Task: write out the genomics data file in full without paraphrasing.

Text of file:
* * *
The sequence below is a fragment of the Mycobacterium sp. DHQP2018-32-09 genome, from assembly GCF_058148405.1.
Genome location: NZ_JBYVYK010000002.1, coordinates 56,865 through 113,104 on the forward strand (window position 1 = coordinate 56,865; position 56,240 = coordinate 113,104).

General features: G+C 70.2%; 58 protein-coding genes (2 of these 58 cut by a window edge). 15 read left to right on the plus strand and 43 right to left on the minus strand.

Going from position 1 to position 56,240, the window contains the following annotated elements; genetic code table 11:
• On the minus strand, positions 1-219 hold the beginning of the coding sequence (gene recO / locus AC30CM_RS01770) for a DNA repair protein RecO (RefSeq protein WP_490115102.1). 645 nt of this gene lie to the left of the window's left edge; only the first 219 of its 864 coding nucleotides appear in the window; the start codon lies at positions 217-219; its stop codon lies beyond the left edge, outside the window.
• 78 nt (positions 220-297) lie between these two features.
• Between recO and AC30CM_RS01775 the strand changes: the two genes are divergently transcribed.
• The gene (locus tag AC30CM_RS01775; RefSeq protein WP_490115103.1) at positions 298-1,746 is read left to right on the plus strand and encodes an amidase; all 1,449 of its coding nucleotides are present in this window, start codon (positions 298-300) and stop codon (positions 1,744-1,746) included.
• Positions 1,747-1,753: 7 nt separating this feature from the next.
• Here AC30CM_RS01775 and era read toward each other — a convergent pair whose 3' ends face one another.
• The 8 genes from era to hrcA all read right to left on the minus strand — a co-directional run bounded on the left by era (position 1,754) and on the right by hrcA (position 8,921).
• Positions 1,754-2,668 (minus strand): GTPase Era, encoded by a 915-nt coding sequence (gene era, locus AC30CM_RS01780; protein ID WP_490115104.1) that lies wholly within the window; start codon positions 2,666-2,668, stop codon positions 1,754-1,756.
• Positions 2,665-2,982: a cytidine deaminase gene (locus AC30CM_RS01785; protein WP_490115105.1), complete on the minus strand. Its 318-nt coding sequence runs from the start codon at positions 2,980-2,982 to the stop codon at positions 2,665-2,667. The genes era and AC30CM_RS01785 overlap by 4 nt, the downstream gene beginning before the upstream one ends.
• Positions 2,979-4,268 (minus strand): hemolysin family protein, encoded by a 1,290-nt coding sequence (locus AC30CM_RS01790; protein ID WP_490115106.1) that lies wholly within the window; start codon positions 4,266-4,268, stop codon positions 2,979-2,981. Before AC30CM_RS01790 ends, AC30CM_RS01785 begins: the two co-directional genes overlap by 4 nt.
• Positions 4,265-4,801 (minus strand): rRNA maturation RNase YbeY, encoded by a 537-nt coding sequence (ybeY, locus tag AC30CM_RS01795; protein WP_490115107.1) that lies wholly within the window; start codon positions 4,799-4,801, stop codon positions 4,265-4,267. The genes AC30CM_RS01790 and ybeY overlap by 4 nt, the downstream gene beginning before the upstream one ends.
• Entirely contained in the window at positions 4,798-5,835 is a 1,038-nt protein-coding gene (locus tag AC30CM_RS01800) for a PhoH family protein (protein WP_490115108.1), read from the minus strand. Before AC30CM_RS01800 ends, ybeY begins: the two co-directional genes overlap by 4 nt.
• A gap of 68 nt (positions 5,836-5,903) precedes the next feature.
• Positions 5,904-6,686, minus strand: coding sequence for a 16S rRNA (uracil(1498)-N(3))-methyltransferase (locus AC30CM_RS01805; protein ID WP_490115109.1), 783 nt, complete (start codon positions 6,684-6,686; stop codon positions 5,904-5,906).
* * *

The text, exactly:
The sequence below is a fragment of the Mycobacterium sp. DHQP2018-32-09 genome, from assembly GCF_058148405.1.
Genome location: NZ_JBYVYK010000002.1, coordinates 56,865 through 113,104 on the forward strand (window position 1 = coordinate 56,865; position 56,240 = coordinate 113,104).

General features: G+C 70.2%; 58 protein-coding genes (2 of these 58 cut by a window edge). 15 read left to right on the plus strand and 43 right to left on the minus strand.

Going from position 1 to position 56,240, the window contains the following annotated elements; genetic code table 11:
• On the minus strand, positions 1-219 hold the beginning of the coding sequence (gene recO / locus AC30CM_RS01770) for a DNA repair protein RecO (RefSeq protein WP_490115102.1). 645 nt of this gene lie to the left of the window's left edge; only the first 219 of its 864 coding nucleotides appear in the window; the start codon lies at positions 217-219; its stop codon lies beyond the left edge, outside the window.
• 78 nt (positions 220-297) lie between these two features.
• Between recO and AC30CM_RS01775 the strand changes: the two genes are divergently transcribed.
• The gene (locus tag AC30CM_RS01775; RefSeq protein WP_490115103.1) at positions 298-1,746 is read left to right on the plus strand and encodes an amidase; all 1,449 of its coding nucleotides are present in this window, start codon (positions 298-300) and stop codon (positions 1,744-1,746) included.
• Positions 1,747-1,753: 7 nt separating this feature from the next.
• Here AC30CM_RS01775 and era read toward each other — a convergent pair whose 3' ends face one another.
• The 8 genes from era to hrcA all read right to left on the minus strand — a co-directional run bounded on the left by era (position 1,754) and on the right by hrcA (position 8,921).
• Positions 1,754-2,668 (minus strand): GTPase Era, encoded by a 915-nt coding sequence (gene era, locus AC30CM_RS01780; protein ID WP_490115104.1) that lies wholly within the window; start codon positions 2,666-2,668, stop codon positions 1,754-1,756.
• Positions 2,665-2,982: a cytidine deaminase gene (locus AC30CM_RS01785; protein WP_490115105.1), complete on the minus strand. Its 318-nt coding sequence runs from the start codon at positions 2,980-2,982 to the stop codon at positions 2,665-2,667. The genes era and AC30CM_RS01785 overlap by 4 nt, the downstream gene beginning before the upstream one ends.
• Positions 2,979-4,268 (minus strand): hemolysin family protein, encoded by a 1,290-nt coding sequence (locus AC30CM_RS01790; protein ID WP_490115106.1) that lies wholly within the window; start codon positions 4,266-4,268, stop codon positions 2,979-2,981. Before AC30CM_RS01790 ends, AC30CM_RS01785 begins: the two co-directional genes overlap by 4 nt.
• Positions 4,265-4,801 (minus strand): rRNA maturation RNase YbeY, encoded by a 537-nt coding sequence (ybeY, locus tag AC30CM_RS01795; protein WP_490115107.1) that lies wholly within the window; start codon positions 4,799-4,801, stop codon positions 4,265-4,267. The genes AC30CM_RS01790 and ybeY overlap by 4 nt, the downstream gene beginning before the upstream one ends.
• Entirely contained in the window at positions 4,798-5,835 is a 1,038-nt protein-coding gene (locus tag AC30CM_RS01800) for a PhoH family protein (protein WP_490115108.1), read from the minus strand. Before AC30CM_RS01800 ends, ybeY begins: the two co-directional genes overlap by 4 nt.
• A gap of 68 nt (positions 5,836-5,903) precedes the next feature.
• Positions 5,904-6,686, minus strand: coding sequence for a 16S rRNA (uracil(1498)-N(3))-methyltransferase (locus AC30CM_RS01805; protein ID WP_490115109.1), 783 nt, complete (start codon positions 6,684-6,686; stop codon positions 5,904-5,906).